Living in Netherland
Netherlands is made up of 12 provinces - Groningen, Drenthe, Flevoland, Utrecht, North-Holland, South-Holland, North Brabant, Friesland, Overijssel, Gelderland, Zealand and Limburg.
Out of the 12 provinces, North-Holland and South-Holland are referred to as Holland.
Amsterdam, Rotterdam and Hague fall in these two provinces.
Netherland earned its name 'Gateway to Europe' from its waterway network.
The network connects Belgium, France and Germany making it easy to transverse across these countries.
With a population of 16.6 million, it is one of the most crowded places in Europe. It has inherited its rich culture and has been home to some of the most famous artists such as Rembrandt, Vermeer, Van Gogh and Mondrian.
The Dutch themselves are welcoming and cordial, albeit rather reserved.
They shake hands when they meet or when leaving.
Netherland has embraced the cycling culture. A lot of people cycle to work, too. If employees use public transport, the companies reimburse 100% of their travel expenses.
They are outdoorsy people who love to bask in the sun.
For shopping, most people carry their own vinyl bags or stuff their purchases in a large purse or in a backpack. The locals avoid using plastic bags as much as possible.
On an average, the working hours in Netherland are 36 hours per week. An astounding number of people prefer to work 4 days a week.
Netherland provides 30 % tax-free allowances to expats who move to Netherlands for work. However, this allowance is only for people with specific skills which are rare within the local labour market.
Netherland ranks first among 125 countries in an Oxfam report which ran a survey for the best and worst place to eat in the world
The Health Insurance Act of Netherland makes its compulsory for its people to have health insurance. The annual fixed premium for health insurance is 1,200 EUR approximately.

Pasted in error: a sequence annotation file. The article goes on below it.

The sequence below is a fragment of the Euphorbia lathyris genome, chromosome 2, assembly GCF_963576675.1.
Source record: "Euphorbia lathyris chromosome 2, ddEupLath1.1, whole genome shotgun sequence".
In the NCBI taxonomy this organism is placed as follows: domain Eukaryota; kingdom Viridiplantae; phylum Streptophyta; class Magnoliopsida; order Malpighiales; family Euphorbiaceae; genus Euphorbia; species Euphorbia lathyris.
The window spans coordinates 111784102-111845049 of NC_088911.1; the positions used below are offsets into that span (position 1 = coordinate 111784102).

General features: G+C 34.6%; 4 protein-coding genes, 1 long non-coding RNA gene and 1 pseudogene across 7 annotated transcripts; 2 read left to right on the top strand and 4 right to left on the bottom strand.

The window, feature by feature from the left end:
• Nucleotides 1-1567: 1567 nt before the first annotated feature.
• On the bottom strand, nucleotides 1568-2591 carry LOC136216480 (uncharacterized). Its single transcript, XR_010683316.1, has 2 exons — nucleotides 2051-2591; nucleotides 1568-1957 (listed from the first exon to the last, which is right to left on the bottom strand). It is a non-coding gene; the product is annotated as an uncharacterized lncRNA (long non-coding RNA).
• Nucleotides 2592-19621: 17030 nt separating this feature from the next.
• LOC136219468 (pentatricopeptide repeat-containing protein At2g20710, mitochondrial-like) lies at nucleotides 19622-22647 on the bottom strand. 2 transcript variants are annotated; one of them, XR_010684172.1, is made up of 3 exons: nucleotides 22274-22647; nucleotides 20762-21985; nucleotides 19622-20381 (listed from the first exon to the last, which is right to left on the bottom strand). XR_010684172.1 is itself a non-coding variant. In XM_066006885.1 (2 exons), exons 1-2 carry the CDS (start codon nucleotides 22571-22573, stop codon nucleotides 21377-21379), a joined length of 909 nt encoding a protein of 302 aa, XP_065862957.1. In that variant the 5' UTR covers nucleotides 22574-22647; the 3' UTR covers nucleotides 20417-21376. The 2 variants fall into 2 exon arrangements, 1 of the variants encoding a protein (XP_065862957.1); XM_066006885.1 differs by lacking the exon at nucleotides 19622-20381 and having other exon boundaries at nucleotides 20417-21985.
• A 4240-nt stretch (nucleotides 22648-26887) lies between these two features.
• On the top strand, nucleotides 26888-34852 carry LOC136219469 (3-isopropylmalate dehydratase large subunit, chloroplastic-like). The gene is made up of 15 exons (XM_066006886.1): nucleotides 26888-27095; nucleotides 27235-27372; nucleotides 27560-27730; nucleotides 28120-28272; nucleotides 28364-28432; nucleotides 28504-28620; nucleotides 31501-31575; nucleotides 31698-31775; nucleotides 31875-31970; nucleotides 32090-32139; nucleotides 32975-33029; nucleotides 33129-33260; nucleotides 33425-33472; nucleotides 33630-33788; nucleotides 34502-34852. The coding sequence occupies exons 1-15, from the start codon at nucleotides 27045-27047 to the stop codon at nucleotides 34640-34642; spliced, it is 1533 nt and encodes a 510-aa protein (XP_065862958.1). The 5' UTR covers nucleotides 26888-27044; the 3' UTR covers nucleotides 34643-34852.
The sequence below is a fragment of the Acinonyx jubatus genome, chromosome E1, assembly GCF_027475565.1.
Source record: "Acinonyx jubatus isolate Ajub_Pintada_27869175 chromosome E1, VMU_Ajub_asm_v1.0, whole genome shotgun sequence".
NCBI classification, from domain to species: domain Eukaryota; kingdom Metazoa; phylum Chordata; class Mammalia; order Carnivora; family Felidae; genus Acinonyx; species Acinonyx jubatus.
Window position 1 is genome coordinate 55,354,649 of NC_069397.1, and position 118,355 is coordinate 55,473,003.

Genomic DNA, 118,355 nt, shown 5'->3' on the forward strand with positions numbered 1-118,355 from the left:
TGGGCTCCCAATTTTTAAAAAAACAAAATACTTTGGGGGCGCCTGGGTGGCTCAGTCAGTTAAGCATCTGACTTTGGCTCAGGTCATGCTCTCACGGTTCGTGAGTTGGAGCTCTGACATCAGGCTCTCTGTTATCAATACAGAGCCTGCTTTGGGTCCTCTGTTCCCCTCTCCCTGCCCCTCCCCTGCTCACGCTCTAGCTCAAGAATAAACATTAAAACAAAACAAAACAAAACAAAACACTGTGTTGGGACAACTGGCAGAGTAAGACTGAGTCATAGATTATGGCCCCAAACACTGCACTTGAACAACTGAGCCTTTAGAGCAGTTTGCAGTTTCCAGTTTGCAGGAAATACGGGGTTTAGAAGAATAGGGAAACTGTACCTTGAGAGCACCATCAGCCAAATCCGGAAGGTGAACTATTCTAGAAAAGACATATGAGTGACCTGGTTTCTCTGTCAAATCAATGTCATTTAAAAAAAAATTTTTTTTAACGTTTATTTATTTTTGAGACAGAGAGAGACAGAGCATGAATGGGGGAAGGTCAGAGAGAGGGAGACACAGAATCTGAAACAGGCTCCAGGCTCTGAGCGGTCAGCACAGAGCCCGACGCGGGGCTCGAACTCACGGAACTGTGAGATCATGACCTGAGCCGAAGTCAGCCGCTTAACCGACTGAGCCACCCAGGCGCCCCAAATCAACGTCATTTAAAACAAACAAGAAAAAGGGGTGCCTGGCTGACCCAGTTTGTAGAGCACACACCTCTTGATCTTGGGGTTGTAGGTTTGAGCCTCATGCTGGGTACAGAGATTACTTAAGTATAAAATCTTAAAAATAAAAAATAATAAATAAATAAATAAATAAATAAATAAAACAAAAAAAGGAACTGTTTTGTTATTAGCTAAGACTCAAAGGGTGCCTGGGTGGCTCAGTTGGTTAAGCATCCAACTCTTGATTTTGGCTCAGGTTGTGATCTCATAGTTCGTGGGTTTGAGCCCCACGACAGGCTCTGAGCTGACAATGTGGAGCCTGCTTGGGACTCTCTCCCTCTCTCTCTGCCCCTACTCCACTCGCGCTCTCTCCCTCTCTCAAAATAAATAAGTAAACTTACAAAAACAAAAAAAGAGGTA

Their insurance package will provide them with the standard-essential healthcare services.
Expats usually feel secure except in some areas during night hours.
The crime statistics of Netherlands can be relatable to that of UK and USA.
Why is Netherland known as the nation of travellers?
Netherlands host one of the busiest European airports named as Schiphol International. It also has the world's biggest ports named Rotterdam.
Netherland has made travelling across the Europe much easier through its road, train, boat and fights connectivity.
Politics in Netherland
Since 1848, Netherland's administration and political issues are governed by both constitutional monarchy and parliamentary democracy. That is why it is described as a consociation state.
In such a scenario the monarch has no political power. He serves as a symbolic person representing the head of state with a role of uniting the divided parliamentary politics.
Economy in Netherland
Netherlands economy has stable industrial relations, low unemployment and inflation, sizable current account surplus and an important role as a European transportation hub.
Foreign trade contributes greatly to the economy of Netherland.
Other major industries include food processing, petroleum refining, chemicals, high tech, creative sector, financial services and electrical machinery.
The discovery of natural gas resources helped Netherlands to add hundreds of billions of euro to its government budget. However, the benefits from this sector impacted the competitiveness of other sectors of the economy which led to the theory of 'Dutch Disease.'
What is the Dutch Disease?
It erupted during the 1960's when the high revenue generated by its natural gas discovery overshadowed its other trade sectors such as manufacturing and agriculture.
Buying and renting property in Netherland